By Charlyn Fargo

Do you waste food?

All of us do. How about those vegetables you purchased for a salad that are still in your refrigerator? Or those grapes that you thought your kids would eat, but they’re still there? Or the leftovers that you thought someone would eat, but they end up in the disposal?

U.S. Department of Agriculture Secretary Tom Vilsack wants Americans to be more cognizant of food waste. He recently announced a goal to cut the amount of food that Americans waste by 50 percent by 2030.

The United States enjoys the most productive and abundant food supply on Earth, so too much of this food goes to waste,” Vilsack said.

Vilsack likened the effort to reduce food waste to the anti-littering campaigns of the 1960s and ‘70s that shamed Americans for tossing trash out car windows. “This is the logical extension,” he said. “This is the next litter campaign.”

The U.S. Department of Agriculture (USDA) estimates that Americans waste 133 billion pounds of food every year, or 31 percent of their overall food supply. Vilsack said other nations waste similar amounts and the U.S. must lead a global effort to use food more efficiently.

This is an opportunity for us to make a statement and provide leadership,” he said.

The massive waste is a problem not just because the food could feed the hungry but also because it ends up in landfills and affects the environment, according to the Environmental Protection Agency. Some 21 percent of all the waste in landfills is food, according to EPA Deputy Administrator tan Meiburg. Once it is there, it produces methane, a greenhouse gas, Meiburg added.

Vilsack toured a facility in Long Island City, Queens, operated by the nonprofit City Harvest, which started in 1982 as an effort to salvage excess food from restaurants. City Harvest now takes donations from businesses and farmers and delivers it to 500 food banks and soup kitchens.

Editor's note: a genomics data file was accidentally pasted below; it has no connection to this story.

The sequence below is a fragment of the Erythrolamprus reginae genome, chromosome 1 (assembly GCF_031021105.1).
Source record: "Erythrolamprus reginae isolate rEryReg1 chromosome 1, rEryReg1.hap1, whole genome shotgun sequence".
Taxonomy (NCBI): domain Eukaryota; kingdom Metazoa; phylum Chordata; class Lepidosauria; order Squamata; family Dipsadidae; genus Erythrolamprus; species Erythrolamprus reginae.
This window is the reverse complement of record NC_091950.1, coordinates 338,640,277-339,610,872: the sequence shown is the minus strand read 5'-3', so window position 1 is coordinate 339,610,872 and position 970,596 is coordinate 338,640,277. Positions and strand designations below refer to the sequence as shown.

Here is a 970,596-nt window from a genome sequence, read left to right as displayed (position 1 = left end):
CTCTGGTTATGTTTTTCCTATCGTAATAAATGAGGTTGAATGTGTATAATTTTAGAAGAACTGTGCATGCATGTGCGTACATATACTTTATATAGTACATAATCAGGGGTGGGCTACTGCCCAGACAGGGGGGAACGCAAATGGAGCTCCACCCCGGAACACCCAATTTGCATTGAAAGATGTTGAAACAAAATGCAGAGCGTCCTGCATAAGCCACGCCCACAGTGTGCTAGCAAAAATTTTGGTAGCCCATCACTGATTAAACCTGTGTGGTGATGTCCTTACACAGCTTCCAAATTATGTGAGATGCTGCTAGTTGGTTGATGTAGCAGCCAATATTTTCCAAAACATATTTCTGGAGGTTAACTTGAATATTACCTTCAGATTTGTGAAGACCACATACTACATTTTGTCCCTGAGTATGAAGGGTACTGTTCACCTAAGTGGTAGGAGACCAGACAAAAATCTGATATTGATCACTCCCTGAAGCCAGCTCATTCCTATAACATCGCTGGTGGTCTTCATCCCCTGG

Look for more on Vilsack’s campaign. He’s on a mission to cut food waste by educating consumers about how long to keep food before it must be thrown out. To help consumers, USDA has a new mobile app, called FoodKeeper, that tells consumers how long certain foods can be kept safely.

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About the author

Charlyn Fargo spent 27 years at the State Journal-Register covering agriculture, business and food. She currently is the Bureau Chief of County Fairs & Horse Racing with the Illinois Department of Agriculture. She is also a Registered Dietitian and writes a weekly syndicated nutrition column for Creator’s News Service ( and is co-owner of Simply Fair, a fair trade boutique at 2357 W. Monroe in Springfield. She has bachelor’s degrees in agricultural communications and food from the University of Illinois, Champaign and a master’s degree in nutrition from Eastern Illinois University. She and her husband, Brad Ware, have a daughter, Kate, and son, Jayden. When she’s not working or writing, she enjoys baking cookies for Simply From Scratch, a company she formed to support faith-based ministries.

View all articles by Charlyn Fargo

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